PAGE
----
A: For those individuals who don’t enjoy filing and taxes I would say the smallest thing that will go a long way is keeping your documents centralized and organized by category. Don’t be overly concerned about the categories, just something that makes sense. The reason I say this is that if you bring a box of receipts to your accountant that is incomplete and disorganized you will end up paying for it. It will end up costing you by increased billings due to the extra time, or increased taxes due to something missing that your accountant doesn’t know exists. After all, we are only human.

Q: Are there any credentials that should be considered when choosing a company or organization to do taxes?

A: I think the logical answer here is you want to find a CPA (Certified Public Accountant). This is because CPAs have to follow a strict code of ethics (there is a 193 page manual of dos and don’ts!) and have an annual responsibility for continued education. It’s not to say an accountant who doesn’t have a CPA isn’t able to provide the services, it’s more of a safer bet when choosing a CPA.

The thing is there are a lot of accountants who are CPAs so that might not help narrow the search. Instead I think generally the best bet is to find someone that you fit with. You really should feel comfortable talking to your accountant so you really want someone you trust and are not afraid to go to when you need help. It may be a bad generalization but I really think that most accountants will do a good job with your taxes, accountants don’t get into tax to do a bad job. What I am trying to say is choose the accountant that feels right. Focus less on the qualifications, and focus more on the personality match.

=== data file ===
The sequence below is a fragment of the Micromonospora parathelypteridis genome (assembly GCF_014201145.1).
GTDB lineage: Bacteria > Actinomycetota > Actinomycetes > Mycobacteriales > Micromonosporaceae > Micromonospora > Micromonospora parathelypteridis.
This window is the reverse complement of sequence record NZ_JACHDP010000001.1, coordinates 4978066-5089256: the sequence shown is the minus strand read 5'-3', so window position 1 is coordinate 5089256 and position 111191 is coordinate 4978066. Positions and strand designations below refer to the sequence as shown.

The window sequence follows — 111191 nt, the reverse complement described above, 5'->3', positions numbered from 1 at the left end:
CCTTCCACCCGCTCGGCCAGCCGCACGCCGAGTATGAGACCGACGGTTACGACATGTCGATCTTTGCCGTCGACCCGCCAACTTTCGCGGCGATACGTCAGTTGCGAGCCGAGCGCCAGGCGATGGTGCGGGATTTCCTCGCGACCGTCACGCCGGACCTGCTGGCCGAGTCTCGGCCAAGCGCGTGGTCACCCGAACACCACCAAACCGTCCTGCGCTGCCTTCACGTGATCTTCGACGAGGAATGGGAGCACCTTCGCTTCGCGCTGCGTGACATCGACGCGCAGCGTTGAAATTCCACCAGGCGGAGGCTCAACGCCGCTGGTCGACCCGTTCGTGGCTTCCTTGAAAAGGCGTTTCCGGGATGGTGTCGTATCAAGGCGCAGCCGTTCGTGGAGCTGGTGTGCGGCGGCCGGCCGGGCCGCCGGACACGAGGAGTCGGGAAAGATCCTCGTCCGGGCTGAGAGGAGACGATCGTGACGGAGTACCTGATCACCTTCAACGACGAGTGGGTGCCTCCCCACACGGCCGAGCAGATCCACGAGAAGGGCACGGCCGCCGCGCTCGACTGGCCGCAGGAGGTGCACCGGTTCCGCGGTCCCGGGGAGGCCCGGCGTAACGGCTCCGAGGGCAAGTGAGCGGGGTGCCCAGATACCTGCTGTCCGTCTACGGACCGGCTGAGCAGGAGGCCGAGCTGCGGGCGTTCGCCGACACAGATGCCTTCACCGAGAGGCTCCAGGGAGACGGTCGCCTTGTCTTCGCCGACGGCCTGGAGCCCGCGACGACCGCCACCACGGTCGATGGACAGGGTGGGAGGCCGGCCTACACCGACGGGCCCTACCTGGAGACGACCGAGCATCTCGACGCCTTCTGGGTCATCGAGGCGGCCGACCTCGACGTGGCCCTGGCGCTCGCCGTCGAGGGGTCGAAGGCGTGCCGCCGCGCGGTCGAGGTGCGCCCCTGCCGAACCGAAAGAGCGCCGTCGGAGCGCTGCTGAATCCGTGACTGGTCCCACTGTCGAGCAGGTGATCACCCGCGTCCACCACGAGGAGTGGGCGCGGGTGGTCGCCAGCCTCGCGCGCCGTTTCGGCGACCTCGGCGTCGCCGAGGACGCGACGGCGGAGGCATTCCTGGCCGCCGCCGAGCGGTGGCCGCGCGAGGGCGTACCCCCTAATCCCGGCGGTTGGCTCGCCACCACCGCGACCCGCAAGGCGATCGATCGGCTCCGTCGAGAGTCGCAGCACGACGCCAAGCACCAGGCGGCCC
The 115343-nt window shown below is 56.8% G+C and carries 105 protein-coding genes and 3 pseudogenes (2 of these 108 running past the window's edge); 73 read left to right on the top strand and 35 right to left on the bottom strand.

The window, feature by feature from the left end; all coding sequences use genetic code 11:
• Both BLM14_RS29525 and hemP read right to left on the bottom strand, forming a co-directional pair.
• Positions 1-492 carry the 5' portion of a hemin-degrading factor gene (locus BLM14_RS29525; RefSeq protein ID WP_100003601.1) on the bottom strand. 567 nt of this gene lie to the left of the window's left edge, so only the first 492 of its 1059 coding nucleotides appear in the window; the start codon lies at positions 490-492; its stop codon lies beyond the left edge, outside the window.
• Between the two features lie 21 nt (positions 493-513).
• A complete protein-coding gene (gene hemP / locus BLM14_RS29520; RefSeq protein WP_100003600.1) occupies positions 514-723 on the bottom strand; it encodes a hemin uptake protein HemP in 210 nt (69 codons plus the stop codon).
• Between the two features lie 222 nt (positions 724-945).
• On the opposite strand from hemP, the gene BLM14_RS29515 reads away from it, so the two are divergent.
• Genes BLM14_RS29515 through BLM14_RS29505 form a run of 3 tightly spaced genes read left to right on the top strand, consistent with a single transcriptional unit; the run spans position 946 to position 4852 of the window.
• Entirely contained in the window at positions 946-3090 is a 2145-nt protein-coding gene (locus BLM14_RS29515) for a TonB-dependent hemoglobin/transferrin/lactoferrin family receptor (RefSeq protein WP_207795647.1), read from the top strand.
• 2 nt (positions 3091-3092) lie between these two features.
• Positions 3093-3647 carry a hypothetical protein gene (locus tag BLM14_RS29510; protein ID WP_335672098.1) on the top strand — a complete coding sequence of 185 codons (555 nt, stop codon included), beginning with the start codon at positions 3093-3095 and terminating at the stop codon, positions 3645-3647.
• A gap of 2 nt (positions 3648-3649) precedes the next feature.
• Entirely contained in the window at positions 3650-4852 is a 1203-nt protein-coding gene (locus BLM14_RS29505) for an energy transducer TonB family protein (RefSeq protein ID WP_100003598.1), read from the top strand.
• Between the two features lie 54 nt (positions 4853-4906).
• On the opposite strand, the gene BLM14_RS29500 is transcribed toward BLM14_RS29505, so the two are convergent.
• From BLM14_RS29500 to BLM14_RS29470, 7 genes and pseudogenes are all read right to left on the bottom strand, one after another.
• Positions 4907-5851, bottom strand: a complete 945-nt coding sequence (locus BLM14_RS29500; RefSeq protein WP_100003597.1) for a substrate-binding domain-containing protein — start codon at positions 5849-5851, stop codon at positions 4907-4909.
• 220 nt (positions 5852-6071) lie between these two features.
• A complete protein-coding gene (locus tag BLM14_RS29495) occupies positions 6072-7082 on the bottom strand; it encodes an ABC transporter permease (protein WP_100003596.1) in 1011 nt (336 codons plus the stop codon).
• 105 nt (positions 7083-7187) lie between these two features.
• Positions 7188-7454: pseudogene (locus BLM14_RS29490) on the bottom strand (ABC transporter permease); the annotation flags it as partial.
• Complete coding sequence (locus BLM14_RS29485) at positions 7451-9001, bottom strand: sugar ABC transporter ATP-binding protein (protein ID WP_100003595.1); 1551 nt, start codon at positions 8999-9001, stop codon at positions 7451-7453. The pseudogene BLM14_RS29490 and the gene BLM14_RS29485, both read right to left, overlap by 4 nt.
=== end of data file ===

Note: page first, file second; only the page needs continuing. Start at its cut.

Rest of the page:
Q: What are some of the common expenses that can be “written off” that people often overlook?

A: Every time I see the phrase write off I can’t help but think about Kramer explaining write offs to Jerry.

The infamous Seinfeld episode where Jerry tries to explain taxes to Kramer.
The infamous Seinfeld episode where Kramer tries to explain tax write-offs Jerry. Photo courtesy of

Seinfeld aside, 3 of my favorite business expenses that are overlooked are:

  • Home-use-of-office expense. This allows you to deduct rent, utilities, mortgage interest, etc. as a % of business use (to a reasonable limit!).
  • Vehicle Expenses. There are a few ways to handle vehicles, usually choosing the calculation that brings the most benefit.
  • Business losses! If you’re in start-up phase and working at the same time it’s possible the costs of your side gig can reduce your taxable income from your employer potentially generating a refund (sole proprietor only)

Although those expenses are great the big overlooked way to save on taxes is income to partners, spouses, and adult children. If you’re making money and starting to think about taking a salary there are ways to distribute the income that could potentially save you a lot on taxes.

Q: Is there an optimal amount a company should donate to charity that will give a tax advantage?

A: Honestly tax shouldn’t impact your decision to give to charity, but the things that you should know is that you can only donate to charity up to 75% of your profit. In a business any donations over this limit can be carried forward.

What I would say though is that you should ensure that the charity you are giving to is registered and in good standing. You can search all registered charities, and even charities that have been terminated or suspended by CRA here: Find one that fits your cause and don’t let tax affect your decision to donate.

Q: What are some common mistakes that individuals make that can be avoided?

Photo of a calculator and writing utensils.
Stay organized for your taxes. This will help save you time and money. Photo taken by Meg Marshall.

A: This is a perfect ending question as it allows me to really try my best to help those who are starting a new business.

The biggest mistake made, which causes all the other common mistakes, is not contacting an accountant early on. I see too often clients coming to me that have really missed out on things in the past because they got advice from their friend or was referred to “their guy/girl”.